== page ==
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NEW YORK (AP) – YouTube, online job applications and homework help sites have boosted demand and contributed to lines for Internet access at America’s public libraries, yet a new survey finds the majority have no immediate plans to add computers.

For many library systems, the buildings simply do not have enough room, and their electrical wiring could not deliver the required power. Others are already struggling to stay open, buy books and encourage youths to read.

”We have this entirely brand new service coming to libraries, but the funding has not recognized that,” said Kathleen Reif, director of the St. Mary’s County Library in Leonardtown, Maryland. ”We’re still continuing the books, the outreach, the work with young children and the student support.”

A new study from the American Library Association, scheduled for release Wednesday, finds the average number of public Internet terminals largely unchanged since 2002, yet only 1 in 5 libraries say they have enough computers to meet demand at all times.

Besides cost, limitations in space, electrical outlets and cabling are cited as the chief factors preventing libraries from buying more computers. Las Vegas officials, for instance, say they reached capacity a few years ago.

”There are times, especially during those peak usage after school and as people get out of work, that you may have to wait an hour, an hour and a half,” said Robb Morss, deputy director of the Las Vegas-Clark County Library District.

Meanwhile, three-quarters of the libraries say they are the only source of free Internet access in their communities, increasing pressure on them to meet demand.

”Libraries are a place where books and periodicals are available, but increasingly public libraries are being asked by their patrons to make these information technologies available,” said Greg Shaw, the director of U.S. program advocacy for the Bill & Melinda Gates Foundation, which co-sponsored the study.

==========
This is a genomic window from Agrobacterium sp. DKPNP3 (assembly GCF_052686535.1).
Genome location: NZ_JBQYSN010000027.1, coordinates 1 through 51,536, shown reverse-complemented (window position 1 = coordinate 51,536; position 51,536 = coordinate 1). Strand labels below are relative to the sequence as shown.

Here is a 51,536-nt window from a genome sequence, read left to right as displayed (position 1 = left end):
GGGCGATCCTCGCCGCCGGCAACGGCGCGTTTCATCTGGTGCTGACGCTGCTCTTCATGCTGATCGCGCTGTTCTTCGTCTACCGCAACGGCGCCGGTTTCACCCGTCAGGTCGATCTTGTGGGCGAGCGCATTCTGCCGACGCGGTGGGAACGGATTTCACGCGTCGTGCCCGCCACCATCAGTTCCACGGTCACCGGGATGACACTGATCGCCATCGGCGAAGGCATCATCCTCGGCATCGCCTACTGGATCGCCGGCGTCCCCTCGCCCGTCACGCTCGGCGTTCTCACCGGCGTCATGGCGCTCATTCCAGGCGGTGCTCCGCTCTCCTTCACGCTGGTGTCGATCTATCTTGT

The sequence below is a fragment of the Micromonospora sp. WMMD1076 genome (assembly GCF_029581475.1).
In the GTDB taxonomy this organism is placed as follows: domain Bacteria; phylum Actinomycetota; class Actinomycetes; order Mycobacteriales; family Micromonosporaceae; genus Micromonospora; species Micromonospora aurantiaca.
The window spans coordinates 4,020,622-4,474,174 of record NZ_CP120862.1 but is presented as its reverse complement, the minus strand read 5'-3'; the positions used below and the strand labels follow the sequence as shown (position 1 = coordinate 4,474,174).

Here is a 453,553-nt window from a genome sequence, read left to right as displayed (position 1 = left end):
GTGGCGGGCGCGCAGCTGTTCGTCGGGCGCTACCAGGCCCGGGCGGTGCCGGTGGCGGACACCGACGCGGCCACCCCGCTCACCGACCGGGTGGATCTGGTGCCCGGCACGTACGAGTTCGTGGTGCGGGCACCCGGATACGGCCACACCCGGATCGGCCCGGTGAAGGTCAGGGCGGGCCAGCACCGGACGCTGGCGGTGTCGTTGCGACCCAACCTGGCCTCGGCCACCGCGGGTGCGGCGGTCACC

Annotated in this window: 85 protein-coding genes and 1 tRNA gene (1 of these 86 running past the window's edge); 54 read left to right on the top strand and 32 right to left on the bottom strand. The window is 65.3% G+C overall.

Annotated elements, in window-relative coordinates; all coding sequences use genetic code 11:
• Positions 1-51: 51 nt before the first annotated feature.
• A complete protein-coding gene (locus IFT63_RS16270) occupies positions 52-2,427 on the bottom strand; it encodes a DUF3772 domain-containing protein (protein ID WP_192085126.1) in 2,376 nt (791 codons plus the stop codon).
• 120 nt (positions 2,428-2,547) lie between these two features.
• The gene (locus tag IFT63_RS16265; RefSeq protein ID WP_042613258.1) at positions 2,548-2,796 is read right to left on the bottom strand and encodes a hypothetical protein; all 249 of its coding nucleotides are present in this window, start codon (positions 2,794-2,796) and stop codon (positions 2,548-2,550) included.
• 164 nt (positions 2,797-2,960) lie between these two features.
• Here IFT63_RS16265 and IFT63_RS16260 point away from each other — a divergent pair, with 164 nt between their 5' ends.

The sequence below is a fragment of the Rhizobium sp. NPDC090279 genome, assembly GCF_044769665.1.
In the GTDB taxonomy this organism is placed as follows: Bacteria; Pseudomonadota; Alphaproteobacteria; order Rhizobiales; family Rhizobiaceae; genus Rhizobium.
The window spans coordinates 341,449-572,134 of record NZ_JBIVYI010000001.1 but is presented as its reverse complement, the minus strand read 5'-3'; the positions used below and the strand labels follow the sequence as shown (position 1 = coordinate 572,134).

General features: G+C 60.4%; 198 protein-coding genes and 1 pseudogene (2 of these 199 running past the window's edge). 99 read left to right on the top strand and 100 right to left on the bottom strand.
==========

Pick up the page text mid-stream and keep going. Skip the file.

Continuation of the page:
Local and county governments remain the chief sources of funding for libraries, but the study found many libraries having to turn to non-tax revenues such as fines and donations to pay for basic technology-related services.

The St. Mary’s system is likely to leave one full-time position unfilled to free up $40,000 (euro28,935) to buy an additional 20 computers, Reif said. That means a 50 percent cut in staff available for outreach programs serving youths.

”You’ve got some basic missions that you’re trying to achieve in a community, trying to reach children at birth and trying to get them ready for school, and you have these computers you need to access the world of information,” Reif said. ”It’s a very difficult choice you have, to be constantly balancing those needs.”

Libraries are increasingly turning to wireless networking to help reduce wait. More than 17 percent of libraries say they plan to add wireless capabilities within a year, meaning 71 percent would be allowing patrons to connect through their own laptops and in some cases through loaner machines.

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